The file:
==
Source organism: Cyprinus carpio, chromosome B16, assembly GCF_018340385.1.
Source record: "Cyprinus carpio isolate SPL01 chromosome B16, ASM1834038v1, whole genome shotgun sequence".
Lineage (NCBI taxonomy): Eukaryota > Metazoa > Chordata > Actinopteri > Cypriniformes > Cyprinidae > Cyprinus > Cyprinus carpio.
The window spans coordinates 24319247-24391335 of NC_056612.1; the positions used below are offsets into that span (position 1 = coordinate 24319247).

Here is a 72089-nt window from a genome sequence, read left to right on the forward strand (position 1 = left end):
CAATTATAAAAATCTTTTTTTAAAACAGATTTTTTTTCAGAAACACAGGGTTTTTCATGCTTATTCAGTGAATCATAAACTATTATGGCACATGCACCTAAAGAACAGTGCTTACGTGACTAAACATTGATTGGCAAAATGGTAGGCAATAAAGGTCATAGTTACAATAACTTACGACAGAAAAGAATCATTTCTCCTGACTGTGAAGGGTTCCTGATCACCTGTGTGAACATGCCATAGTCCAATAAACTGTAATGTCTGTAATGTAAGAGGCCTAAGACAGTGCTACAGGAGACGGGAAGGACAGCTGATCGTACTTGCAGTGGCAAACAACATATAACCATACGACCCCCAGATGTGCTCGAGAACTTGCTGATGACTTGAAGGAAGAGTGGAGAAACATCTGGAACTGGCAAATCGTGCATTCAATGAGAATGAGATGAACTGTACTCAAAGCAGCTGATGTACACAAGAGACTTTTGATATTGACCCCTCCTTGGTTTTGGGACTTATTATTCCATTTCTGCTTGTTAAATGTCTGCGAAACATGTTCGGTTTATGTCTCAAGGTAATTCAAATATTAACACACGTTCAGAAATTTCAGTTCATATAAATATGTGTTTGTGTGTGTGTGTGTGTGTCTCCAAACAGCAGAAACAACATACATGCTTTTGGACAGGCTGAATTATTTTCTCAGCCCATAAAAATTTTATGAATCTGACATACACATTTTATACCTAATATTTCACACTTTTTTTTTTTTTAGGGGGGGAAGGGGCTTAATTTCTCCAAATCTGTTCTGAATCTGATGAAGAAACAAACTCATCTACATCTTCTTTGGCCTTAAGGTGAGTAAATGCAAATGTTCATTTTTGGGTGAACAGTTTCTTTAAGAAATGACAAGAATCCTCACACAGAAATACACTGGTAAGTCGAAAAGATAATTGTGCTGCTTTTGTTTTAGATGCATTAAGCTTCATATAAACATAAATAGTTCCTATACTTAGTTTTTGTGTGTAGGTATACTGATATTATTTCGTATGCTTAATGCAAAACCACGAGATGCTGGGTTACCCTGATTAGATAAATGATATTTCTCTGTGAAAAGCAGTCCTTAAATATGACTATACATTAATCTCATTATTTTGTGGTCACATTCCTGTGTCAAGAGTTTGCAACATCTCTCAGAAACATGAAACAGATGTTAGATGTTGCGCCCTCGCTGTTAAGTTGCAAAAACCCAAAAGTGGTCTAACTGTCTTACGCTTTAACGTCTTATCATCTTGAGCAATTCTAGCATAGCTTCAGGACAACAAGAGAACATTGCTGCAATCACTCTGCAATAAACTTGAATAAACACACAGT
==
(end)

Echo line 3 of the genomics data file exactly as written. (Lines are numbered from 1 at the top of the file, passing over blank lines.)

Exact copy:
Lineage (NCBI taxonomy): Eukaryota > Metazoa > Chordata > Actinopteri > Cypriniformes > Cyprinidae > Cyprinus > Cyprinus carpio.